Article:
Nation-States bound by a currency and nothing else is an extremely cutting edge economic idea never before attempted without a Federal Government. In the US, if policymakers fear a recession, they don’t go state by state to see how each individual state is doing. They make decisions based on aggregate national conditions. Excessive weakness in Florida, California or New York doesn’t impact the overall fiscal and monetary policies coming out of Washington as the data from those 3 states contributes to the overall picture. Thus a lowering of national interest rates will help the weaker states but policy makers don’t fear setting off inflation in Oregon or Texas for example.
The Founding Fathers gave individual states a great deal of power and autonomy to be able to govern themselves according to the wishes of their constituent residents. California is a perfect example. As the most powerful state in the Union, California is governed by popular mandates in the form of propositions that voters can put on the ballot and have special elections to decide on matters important to the population. At present, California is facing a severe but slowly improving budget deficit.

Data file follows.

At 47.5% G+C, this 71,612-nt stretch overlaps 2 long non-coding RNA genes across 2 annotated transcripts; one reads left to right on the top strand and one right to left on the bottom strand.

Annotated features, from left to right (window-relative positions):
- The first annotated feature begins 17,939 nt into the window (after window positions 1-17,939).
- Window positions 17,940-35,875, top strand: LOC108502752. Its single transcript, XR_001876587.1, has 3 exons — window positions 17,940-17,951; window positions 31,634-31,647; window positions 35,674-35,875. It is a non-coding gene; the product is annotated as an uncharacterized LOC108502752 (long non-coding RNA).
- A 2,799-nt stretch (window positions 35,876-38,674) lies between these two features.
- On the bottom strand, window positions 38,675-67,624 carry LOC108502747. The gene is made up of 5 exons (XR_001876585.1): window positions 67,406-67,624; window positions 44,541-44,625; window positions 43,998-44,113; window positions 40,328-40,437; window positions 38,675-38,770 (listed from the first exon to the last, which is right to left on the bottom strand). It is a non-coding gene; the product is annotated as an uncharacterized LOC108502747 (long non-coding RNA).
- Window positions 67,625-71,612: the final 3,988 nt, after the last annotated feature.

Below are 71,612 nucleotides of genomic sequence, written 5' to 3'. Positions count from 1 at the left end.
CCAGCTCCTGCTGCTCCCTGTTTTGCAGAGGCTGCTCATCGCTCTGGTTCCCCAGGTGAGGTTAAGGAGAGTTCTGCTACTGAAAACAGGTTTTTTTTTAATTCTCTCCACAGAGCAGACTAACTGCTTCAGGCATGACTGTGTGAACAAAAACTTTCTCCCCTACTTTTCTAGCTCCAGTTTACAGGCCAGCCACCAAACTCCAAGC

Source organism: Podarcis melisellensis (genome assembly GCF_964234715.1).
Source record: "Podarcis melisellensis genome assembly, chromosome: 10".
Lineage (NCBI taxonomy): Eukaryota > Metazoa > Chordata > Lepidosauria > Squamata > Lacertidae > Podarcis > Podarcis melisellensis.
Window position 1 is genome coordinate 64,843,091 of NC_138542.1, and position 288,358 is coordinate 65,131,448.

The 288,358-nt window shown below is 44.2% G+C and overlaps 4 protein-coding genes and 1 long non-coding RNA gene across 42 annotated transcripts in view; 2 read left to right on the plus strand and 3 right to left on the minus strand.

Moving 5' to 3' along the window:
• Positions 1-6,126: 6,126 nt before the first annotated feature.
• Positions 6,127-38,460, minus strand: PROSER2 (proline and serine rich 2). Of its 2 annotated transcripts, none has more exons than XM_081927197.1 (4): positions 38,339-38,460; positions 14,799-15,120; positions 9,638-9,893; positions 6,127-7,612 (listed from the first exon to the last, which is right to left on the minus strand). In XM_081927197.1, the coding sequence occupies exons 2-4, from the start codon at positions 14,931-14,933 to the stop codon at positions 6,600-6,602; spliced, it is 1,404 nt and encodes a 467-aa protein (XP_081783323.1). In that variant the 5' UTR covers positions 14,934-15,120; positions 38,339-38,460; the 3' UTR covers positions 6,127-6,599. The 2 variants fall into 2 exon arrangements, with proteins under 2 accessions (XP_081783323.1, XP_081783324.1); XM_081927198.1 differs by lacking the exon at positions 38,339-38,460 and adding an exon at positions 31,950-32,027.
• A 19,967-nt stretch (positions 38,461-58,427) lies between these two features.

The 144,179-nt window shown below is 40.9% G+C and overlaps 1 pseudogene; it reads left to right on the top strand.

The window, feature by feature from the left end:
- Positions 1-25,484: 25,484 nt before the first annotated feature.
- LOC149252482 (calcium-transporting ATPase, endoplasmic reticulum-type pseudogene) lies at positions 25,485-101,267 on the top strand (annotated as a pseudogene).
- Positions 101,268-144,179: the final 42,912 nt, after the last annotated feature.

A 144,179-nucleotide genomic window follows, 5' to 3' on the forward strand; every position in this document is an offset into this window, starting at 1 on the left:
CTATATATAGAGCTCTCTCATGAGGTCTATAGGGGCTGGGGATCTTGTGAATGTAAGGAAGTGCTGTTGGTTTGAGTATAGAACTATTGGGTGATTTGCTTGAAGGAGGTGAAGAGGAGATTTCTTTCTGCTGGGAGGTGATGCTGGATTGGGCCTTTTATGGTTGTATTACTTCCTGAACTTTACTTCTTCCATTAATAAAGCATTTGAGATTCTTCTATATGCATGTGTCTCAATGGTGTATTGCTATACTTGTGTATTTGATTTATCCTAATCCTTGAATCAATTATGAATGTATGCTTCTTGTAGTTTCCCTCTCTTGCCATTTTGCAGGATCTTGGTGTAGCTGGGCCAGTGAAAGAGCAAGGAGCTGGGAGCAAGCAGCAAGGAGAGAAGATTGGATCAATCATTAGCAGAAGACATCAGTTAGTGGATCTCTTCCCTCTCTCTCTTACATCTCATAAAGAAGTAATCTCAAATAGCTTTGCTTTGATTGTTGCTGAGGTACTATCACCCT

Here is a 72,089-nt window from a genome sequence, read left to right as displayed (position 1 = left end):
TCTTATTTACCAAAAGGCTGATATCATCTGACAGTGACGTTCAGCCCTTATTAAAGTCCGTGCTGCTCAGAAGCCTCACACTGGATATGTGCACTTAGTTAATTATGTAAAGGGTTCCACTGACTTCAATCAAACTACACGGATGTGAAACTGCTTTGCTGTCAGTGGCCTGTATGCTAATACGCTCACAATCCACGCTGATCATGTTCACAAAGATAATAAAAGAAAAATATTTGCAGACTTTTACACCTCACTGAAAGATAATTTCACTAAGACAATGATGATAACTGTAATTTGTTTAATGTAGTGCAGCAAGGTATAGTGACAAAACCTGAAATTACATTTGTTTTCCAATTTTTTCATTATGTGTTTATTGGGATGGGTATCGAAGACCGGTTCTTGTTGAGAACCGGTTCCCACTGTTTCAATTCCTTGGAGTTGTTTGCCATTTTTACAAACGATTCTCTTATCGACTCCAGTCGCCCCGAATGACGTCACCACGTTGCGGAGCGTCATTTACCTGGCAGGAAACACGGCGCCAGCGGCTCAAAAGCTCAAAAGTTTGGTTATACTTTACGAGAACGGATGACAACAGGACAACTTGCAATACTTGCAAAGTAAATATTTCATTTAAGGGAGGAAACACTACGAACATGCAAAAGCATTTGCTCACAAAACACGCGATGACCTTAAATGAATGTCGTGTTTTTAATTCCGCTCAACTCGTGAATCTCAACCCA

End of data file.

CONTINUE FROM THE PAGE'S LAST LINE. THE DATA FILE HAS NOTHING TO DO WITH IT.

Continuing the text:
The state can’t go knock on Oregon’s door and ask for money, or other states which have enacted laws that dictate surplus revenues to be saved for times of budget deficits. California doesn’t have a law in place forcing legislators to save surpluses during good times so they find public projects to spend the money as a matter of law.
The play is to focus on US markets since we’re near the 2007 highs. Remember in times of uncertainty, capital flows inward from the periphery (i.e. emerging and frontier markets) to USD denominated assets, but only to a certain extent. If the fear spreads, or the hedge funds continue to bear raid the currencies and bonds of the outlier countries, and then gain the confidence for a coordinated attack on the euro, forcing Greece to drop out of the ERM like the UK did in the 90s, then it’s just history repeating itself, as it always does.